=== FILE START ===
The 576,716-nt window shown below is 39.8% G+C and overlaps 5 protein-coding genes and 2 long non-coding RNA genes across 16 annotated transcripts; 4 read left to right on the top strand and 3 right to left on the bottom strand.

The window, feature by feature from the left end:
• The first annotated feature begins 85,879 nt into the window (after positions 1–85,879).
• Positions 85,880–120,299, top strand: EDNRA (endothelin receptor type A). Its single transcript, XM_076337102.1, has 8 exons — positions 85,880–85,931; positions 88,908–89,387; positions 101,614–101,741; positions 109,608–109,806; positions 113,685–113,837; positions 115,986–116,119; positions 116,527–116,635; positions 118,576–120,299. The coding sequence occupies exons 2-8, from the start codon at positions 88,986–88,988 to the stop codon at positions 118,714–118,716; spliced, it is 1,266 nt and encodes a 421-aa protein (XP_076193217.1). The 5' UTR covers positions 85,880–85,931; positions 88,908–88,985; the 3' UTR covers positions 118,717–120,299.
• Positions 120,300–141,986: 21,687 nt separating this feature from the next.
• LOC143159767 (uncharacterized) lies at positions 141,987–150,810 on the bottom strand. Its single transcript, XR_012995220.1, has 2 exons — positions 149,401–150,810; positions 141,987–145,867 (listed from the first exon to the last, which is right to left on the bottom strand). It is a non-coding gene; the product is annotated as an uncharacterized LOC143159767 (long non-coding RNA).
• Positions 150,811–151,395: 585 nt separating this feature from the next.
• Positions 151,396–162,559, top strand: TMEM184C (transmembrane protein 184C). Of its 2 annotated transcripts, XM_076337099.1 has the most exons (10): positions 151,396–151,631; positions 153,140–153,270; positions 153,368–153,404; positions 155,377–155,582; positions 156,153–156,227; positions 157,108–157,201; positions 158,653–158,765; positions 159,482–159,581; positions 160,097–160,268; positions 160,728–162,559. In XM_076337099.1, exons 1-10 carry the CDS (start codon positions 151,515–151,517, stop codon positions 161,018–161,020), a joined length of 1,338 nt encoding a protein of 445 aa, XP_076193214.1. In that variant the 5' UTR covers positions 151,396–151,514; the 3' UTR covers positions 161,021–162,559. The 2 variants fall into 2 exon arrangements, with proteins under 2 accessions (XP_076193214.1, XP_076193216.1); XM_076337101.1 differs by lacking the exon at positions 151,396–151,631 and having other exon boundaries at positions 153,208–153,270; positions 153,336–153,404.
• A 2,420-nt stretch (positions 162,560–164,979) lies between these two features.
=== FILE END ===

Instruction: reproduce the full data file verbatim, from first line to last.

The 576,716-nt window shown below is 39.8% G+C and overlaps 5 protein-coding genes and 2 long non-coding RNA genes across 16 annotated transcripts; 4 read left to right on the top strand and 3 right to left on the bottom strand.

The window, feature by feature from the left end:
• The first annotated feature begins 85,879 nt into the window (after positions 1–85,879).
• Positions 85,880–120,299, top strand: EDNRA (endothelin receptor type A). Its single transcript, XM_076337102.1, has 8 exons — positions 85,880–85,931; positions 88,908–89,387; positions 101,614–101,741; positions 109,608–109,806; positions 113,685–113,837; positions 115,986–116,119; positions 116,527–116,635; positions 118,576–120,299. The coding sequence occupies exons 2-8, from the start codon at positions 88,986–88,988 to the stop codon at positions 118,714–118,716; spliced, it is 1,266 nt and encodes a 421-aa protein (XP_076193217.1). The 5' UTR covers positions 85,880–85,931; positions 88,908–88,985; the 3' UTR covers positions 118,717–120,299.
• Positions 120,300–141,986: 21,687 nt separating this feature from the next.
• LOC143159767 (uncharacterized) lies at positions 141,987–150,810 on the bottom strand. Its single transcript, XR_012995220.1, has 2 exons — positions 149,401–150,810; positions 141,987–145,867 (listed from the first exon to the last, which is right to left on the bottom strand). It is a non-coding gene; the product is annotated as an uncharacterized LOC143159767 (long non-coding RNA).
• Positions 150,811–151,395: 585 nt separating this feature from the next.
• Positions 151,396–162,559, top strand: TMEM184C (transmembrane protein 184C). Of its 2 annotated transcripts, XM_076337099.1 has the most exons (10): positions 151,396–151,631; positions 153,140–153,270; positions 153,368–153,404; positions 155,377–155,582; positions 156,153–156,227; positions 157,108–157,201; positions 158,653–158,765; positions 159,482–159,581; positions 160,097–160,268; positions 160,728–162,559. In XM_076337099.1, exons 1-10 carry the CDS (start codon positions 151,515–151,517, stop codon positions 161,018–161,020), a joined length of 1,338 nt encoding a protein of 445 aa, XP_076193214.1. In that variant the 5' UTR covers positions 151,396–151,514; the 3' UTR covers positions 161,021–162,559. The 2 variants fall into 2 exon arrangements, with proteins under 2 accessions (XP_076193214.1, XP_076193216.1); XM_076337101.1 differs by lacking the exon at positions 151,396–151,631 and having other exon boundaries at positions 153,208–153,270; positions 153,336–153,404.
• A 2,420-nt stretch (positions 162,560–164,979) lies between these two features.